Note that the ellipticity found in X-rays is comparable to that in the optical (see Table 3).
Table 3. Results of different fits of the diffuse emission over the whole image. The sources detected by Snowden's software were not included in these fits.
The X-ray gas mass was calculated by integrating the -model given in Table 3. At the limiting radius =0.8 Mpc (defined as the radius where the X-ray background is reached), the X-ray gas mass is , with limits corresponding to 1 errors: . The very large error bars are mostly due to the fact that the parameter is not well constrained.
The stellar mass Mstellar was calculated by integrating the King model given in Table 2, assuming =10 /. At the X-ray limiting radius , the stellar mass is . However, the galaxies extend much further out, up to a radius of about 3 Mpc, where the corresponding stellar mass is . Note that these values are not well constrained: besides the usual errors on the central density and core radius, the dominant source of error is the incompleteness of our data. In the central part of the cluster (for radii smaller than 2100 arcsec) faint galaxies are relatively more numerous than in the outskirts: 9 galaxies have magnitudes fainter than 16 while 34 are brighter than this value. The stellar luminosity inside radius R is: , where I is the integration of the King distribution. The error on the luminosity is in fact that on , which is independent of radius; the error on I is negligible. We therefore consider that the error on the stellar mass due to incompleteness at faint magnitudes is at most 25%.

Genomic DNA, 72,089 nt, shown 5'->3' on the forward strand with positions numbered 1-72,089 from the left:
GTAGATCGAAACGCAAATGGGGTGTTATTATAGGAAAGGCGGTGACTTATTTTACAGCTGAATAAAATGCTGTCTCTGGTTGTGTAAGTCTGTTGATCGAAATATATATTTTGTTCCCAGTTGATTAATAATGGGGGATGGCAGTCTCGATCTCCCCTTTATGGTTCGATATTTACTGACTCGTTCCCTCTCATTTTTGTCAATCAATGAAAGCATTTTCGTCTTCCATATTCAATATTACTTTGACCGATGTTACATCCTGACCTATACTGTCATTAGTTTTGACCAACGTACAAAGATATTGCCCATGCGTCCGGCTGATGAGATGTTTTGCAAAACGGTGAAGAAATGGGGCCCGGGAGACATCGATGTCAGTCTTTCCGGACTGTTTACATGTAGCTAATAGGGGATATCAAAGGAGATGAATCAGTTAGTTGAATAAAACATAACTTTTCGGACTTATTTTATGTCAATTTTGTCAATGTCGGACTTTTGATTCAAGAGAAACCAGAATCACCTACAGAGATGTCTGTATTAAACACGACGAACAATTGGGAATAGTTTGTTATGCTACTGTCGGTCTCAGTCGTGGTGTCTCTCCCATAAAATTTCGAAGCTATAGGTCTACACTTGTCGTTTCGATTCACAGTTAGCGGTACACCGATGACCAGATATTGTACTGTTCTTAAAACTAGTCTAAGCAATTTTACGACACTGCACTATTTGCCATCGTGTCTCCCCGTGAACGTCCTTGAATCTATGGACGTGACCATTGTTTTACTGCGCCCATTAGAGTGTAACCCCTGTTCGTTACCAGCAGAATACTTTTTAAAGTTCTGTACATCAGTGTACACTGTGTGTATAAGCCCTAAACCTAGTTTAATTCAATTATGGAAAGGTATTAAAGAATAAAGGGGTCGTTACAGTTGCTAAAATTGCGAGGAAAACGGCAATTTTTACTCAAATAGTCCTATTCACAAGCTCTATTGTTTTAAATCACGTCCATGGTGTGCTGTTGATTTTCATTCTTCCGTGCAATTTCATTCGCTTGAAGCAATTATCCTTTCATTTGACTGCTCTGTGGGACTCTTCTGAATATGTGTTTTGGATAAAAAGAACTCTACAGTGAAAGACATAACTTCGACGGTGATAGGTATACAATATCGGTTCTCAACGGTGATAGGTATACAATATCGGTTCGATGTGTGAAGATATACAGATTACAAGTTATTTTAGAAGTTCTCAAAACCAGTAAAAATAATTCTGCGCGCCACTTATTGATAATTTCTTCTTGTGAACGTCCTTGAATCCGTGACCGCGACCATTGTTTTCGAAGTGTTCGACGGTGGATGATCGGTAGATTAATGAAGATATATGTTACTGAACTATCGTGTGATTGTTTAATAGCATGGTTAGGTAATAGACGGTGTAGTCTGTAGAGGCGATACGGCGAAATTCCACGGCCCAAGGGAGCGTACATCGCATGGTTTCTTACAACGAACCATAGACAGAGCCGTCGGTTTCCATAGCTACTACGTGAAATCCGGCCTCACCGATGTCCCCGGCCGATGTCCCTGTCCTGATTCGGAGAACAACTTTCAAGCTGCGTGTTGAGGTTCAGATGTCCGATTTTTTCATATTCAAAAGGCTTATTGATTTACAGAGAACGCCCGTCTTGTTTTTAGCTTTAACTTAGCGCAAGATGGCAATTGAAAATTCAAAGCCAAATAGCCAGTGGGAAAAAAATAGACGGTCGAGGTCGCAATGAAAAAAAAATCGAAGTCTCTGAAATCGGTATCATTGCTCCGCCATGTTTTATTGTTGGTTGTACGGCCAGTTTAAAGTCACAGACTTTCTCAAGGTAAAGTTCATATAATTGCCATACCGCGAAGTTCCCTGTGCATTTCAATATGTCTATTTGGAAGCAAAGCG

The Mgas/Mstellar ratio is about unity for radii smaller than 200 kpc, and reaches a value of for (applying error propagation equations).
The hydrostatic equation applied to the X-ray gas allows us to estimate the total cluster dynamical mass, with hypotheses on the X-ray gas temperature. Since we have no X-ray gas temperature map, we will assume the gas to be isothermal. The corresponding mass profile is displayed in Fig. 10. The dynamical mass at radius is Mdyn = , with limits corresponding to 1 errors: . Although the dynamical mass derived from the X-rays is not very accurate, it agrees with the virial mass estimated by Girardi et al. (1998).
The ratios of the X-ray and stellar masses and of the sum of these two quantities to the dynamical mass are 0.12, 0.04 and 0.16 respectively (for ) at radius . These values are only indicative within a factor of 2, due to the large error bars on the masses.
© European Southern Observatory (ESO) 1999
Online publication: August 25, 1999